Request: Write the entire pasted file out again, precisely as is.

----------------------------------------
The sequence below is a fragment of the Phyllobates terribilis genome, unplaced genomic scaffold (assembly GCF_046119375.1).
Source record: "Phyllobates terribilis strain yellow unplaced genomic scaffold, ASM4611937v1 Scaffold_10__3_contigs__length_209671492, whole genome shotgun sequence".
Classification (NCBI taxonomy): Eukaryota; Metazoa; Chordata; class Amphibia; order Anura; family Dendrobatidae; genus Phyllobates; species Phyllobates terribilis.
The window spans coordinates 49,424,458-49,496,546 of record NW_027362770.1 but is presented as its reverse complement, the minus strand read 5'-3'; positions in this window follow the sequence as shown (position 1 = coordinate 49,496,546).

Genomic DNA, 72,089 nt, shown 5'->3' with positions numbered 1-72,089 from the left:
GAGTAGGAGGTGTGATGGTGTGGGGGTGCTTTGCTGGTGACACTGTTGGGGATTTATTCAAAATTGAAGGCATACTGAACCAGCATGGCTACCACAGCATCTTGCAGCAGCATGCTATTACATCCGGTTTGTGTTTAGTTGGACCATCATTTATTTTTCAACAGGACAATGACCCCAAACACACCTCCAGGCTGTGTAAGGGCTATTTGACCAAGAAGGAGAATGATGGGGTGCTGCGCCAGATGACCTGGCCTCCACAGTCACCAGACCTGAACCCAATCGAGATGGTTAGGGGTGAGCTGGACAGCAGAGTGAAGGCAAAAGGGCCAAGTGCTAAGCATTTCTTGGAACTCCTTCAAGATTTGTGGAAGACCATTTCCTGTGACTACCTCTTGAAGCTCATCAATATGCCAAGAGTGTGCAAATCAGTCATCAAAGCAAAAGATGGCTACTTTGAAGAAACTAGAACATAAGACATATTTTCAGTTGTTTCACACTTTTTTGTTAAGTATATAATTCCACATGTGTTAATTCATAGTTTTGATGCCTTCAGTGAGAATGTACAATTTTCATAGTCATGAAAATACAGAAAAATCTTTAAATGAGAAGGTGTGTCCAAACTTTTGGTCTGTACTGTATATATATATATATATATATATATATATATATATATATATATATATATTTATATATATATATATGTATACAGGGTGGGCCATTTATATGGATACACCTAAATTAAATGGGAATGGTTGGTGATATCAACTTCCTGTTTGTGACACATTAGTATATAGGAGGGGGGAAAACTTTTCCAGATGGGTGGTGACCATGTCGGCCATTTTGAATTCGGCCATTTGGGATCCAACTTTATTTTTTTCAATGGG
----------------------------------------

The sequence below is a fragment of the Phyllobates terribilis genome, unplaced genomic scaffold (assembly GCF_046119375.1).
Source record: "Phyllobates terribilis strain yellow unplaced genomic scaffold, ASM4611937v1 Scaffold_10__3_contigs__length_209671492, whole genome shotgun sequence".
Classification (NCBI taxonomy): Eukaryota; Metazoa; Chordata; class Amphibia; order Anura; family Dendrobatidae; genus Phyllobates; species Phyllobates terribilis.
The window spans coordinates 49,424,458-49,496,546 of record NW_027362770.1 but is presented as its reverse complement, the minus strand read 5'-3'; positions in this window follow the sequence as shown (position 1 = coordinate 49,496,546).

Genomic DNA, 72,089 nt, shown 5'->3' with positions numbered 1-72,089 from the left:
GAGTAGGAGGTGTGATGGTGTGGGGGTGCTTTGCTGGTGACACTGTTGGGGATTTATTCAAAATTGAAGGCATACTGAACCAGCATGGCTACCACAGCATCTTGCAGCAGCATGCTATTACATCCGGTTTGTGTTTAGTTGGACCATCATTTATTTTTCAACAGGACAATGACCCCAAACACACCTCCAGGCTGTGTAAGGGCTATTTGACCAAGAAGGAGAATGATGGGGTGCTGCGCCAGATGACCTGGCCTCCACAGTCACCAGACCTGAACCCAATCGAGATGGTTAGGGGTGAGCTGGACAGCAGAGTGAAGGCAAAAGGGCCAAGTGCTAAGCATTTCTTGGAACTCCTTCAAGATTTGTGGAAGACCATTTCCTGTGACTACCTCTTGAAGCTCATCAATATGCCAAGAGTGTGCAAATCAGTCATCAAAGCAAAAGATGGCTACTTTGAAGAAACTAGAACATAAGACATATTTTCAGTTGTTTCACACTTTTTTGTTAAGTATATAATTCCACATGTGTTAATTCATAGTTTTGATGCCTTCAGTGAGAATGTACAATTTTCATAGTCATGAAAATACAGAAAAATCTTTAAATGAGAAGGTGTGTCCAAACTTTTGGTCTGTACTGTATATATATATATATATATATATATATATATATATATATATATATATATTTATATATATATATATGTATACAGGGTGGGCCATTTATATGGATACACCTAAATTAAATGGGAATGGTTGGTGATATCAACTTCCTGTTTGTGACACATTAGTATATAGGAGGGGGGAAAACTTTTCCAGATGGGTGGTGACCATGTCGGCCATTTTGAATTCGGCCATTTGGGATCCAACTTTATTTTTTTCAATGGG